The Strong Dollar
Jude Wanniski
August 20, 2001


Memo To: Treasury Secretary Paul O’Neill
From: Jude Wanniski
Re: What Makes it “Strong”

I’m glad you appeared on the Evans/Novak/Hunt/Shields program this past weekend, even though you made no news to speak of. At least I got to see why you think a “strong dollar” is good for the economy. You clearly equate “strength” with productivity, and because you correctly believe the nation’s productivity is a goal to be cherished, you think you must tell the world you are absolutely in favor of a strong dollar. It is natural that you make that connection, because in the most recent past, a dollar that has increased in value relative to other currencies has been accompanied by a strong economy, increased government revenues, budget surpluses, low unemployment, low inflation rates, and lower interest rates. There is no correlation over time, though, and it is easy to see why.

When you think of people wanting dollars, you think of them as wanting to invest in the U.S., which is how you put it to Novak. Dollars, though, are not investment opportunities, though, as they pay no interest and pay no dividends. If you are a foreigner and want to buy shares of IBM, you will have to acquire dollars in order to do so. But whoever sells you the IBM shares will then have the dollars that you acquired by either selling us goods or services you have produced abroad, or by finding someone with dollars who would like to buy those goods, and needs to convert them into your currency to complete the transaction. You see, Paul, productivity has definite connections to other assets that are priced in dollars, but not to dollars themselves. You can persuade yourself of this by noting that other countries that tie their currencies to the dollar, which Argentina has done in its constitution, can have extremely weak economies with negative productivity growth – even though the peso is equal to the dollar. You may have let Alan Greenspan smoke this strong-dollar/productivity argument past you at one of your weekly lunches, as he pooh-poohs the argument that he is to blame for the problems of our economy by failing to supply the dollar liquidity which the market has needed and wanted. It is hard to admit mistakes when you have been celebrated in song and story as the Master of the Universe.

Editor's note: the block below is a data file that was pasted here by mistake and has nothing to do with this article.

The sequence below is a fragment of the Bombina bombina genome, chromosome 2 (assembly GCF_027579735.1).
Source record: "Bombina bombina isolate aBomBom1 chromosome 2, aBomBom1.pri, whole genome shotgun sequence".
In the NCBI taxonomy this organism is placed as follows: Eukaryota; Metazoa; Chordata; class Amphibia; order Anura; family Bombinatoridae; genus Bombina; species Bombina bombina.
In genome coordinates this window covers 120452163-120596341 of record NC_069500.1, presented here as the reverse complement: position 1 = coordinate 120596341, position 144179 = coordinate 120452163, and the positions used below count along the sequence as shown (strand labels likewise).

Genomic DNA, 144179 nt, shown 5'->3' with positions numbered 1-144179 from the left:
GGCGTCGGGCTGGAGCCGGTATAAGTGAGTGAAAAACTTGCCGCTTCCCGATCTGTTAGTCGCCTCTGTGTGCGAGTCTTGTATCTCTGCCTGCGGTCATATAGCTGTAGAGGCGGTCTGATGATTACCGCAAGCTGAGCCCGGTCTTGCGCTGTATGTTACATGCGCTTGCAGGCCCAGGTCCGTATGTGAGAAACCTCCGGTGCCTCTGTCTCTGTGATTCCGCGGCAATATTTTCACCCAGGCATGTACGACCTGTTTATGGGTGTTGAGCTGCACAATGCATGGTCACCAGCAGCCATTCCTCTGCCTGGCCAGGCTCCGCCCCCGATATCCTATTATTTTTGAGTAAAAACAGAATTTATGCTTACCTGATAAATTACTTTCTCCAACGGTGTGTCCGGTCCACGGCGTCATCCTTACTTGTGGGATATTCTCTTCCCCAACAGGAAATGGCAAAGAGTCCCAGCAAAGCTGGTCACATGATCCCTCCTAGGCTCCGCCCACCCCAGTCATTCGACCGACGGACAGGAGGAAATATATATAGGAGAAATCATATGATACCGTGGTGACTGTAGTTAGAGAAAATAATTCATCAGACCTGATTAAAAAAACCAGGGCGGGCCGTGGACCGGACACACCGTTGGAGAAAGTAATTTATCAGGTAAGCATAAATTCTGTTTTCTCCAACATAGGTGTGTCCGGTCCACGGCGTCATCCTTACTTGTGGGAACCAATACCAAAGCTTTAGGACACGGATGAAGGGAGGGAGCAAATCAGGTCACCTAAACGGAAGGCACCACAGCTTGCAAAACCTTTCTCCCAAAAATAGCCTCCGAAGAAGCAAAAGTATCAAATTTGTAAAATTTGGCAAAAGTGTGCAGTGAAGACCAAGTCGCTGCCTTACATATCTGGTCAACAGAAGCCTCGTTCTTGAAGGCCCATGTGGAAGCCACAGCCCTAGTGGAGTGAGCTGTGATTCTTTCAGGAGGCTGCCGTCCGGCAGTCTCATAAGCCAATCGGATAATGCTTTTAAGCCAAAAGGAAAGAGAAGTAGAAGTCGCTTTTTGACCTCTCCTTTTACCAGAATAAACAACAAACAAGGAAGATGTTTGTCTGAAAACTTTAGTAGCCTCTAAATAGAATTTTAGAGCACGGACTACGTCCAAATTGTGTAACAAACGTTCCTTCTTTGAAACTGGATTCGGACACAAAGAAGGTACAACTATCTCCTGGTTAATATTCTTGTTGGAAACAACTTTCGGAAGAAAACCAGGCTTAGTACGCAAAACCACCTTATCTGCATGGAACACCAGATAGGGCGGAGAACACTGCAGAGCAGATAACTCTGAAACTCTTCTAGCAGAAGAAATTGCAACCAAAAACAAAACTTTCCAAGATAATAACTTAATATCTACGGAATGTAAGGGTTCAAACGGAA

The dollar was weak in those years when inflation was the problem afflicting our economy and the world’s, as the world tends to key its currencies against the dollar. This was because of the law of supply and demand. If the system wants X dollars and the Fed supplies X+Y, then the supply exceeds the demand, and each dollar becomes worth less in terms of real goods and services, which is what we know of as monetary inflation. If the system wants X dollars and the Fed supplies X-Y, then the demand exceeds the supply, and each dollar becomes worth more in terms of real goods and services, which is monetary deflation. It was enlightening to have Novak ask you if you consider us in a deflation, based on low commodity prices, and for you to say you did not think so. If you clear away the productivity matter, which may confuse you, I think you may come around to seeing there is no other explanation. We are in the midst of a deflationary process that will get worse if you do not come to grips with it.